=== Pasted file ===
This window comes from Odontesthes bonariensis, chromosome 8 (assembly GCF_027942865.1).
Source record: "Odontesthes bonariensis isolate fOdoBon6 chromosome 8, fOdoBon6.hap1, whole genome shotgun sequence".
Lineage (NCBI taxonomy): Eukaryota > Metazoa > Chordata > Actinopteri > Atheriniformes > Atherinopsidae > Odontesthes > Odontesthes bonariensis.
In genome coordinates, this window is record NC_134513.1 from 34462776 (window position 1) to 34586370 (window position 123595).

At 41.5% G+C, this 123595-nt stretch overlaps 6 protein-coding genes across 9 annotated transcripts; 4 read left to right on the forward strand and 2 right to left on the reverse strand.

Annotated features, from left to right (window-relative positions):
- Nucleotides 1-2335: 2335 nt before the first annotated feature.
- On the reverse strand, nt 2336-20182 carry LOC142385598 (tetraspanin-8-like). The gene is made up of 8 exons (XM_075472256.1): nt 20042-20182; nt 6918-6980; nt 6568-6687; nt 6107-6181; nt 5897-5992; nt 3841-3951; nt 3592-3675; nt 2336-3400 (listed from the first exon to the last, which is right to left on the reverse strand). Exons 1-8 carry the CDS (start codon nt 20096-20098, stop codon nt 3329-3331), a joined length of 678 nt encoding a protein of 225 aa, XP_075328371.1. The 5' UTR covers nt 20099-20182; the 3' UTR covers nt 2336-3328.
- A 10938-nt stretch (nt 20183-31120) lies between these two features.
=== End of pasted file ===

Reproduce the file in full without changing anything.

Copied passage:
This window comes from Odontesthes bonariensis, chromosome 8 (assembly GCF_027942865.1).
Source record: "Odontesthes bonariensis isolate fOdoBon6 chromosome 8, fOdoBon6.hap1, whole genome shotgun sequence".
Lineage (NCBI taxonomy): Eukaryota > Metazoa > Chordata > Actinopteri > Atheriniformes > Atherinopsidae > Odontesthes > Odontesthes bonariensis.
In genome coordinates, this window is record NC_134513.1 from 34462776 (window position 1) to 34586370 (window position 123595).

At 41.5% G+C, this 123595-nt stretch overlaps 6 protein-coding genes across 9 annotated transcripts; 4 read left to right on the forward strand and 2 right to left on the reverse strand.

Annotated features, from left to right (window-relative positions):
- Nucleotides 1-2335: 2335 nt before the first annotated feature.
- On the reverse strand, nt 2336-20182 carry LOC142385598 (tetraspanin-8-like). The gene is made up of 8 exons (XM_075472256.1): nt 20042-20182; nt 6918-6980; nt 6568-6687; nt 6107-6181; nt 5897-5992; nt 3841-3951; nt 3592-3675; nt 2336-3400 (listed from the first exon to the last, which is right to left on the reverse strand). Exons 1-8 carry the CDS (start codon nt 20096-20098, stop codon nt 3329-3331), a joined length of 678 nt encoding a protein of 225 aa, XP_075328371.1. The 5' UTR covers nt 20099-20182; the 3' UTR covers nt 2336-3328.
- A 10938-nt stretch (nt 20183-31120) lies between these two features.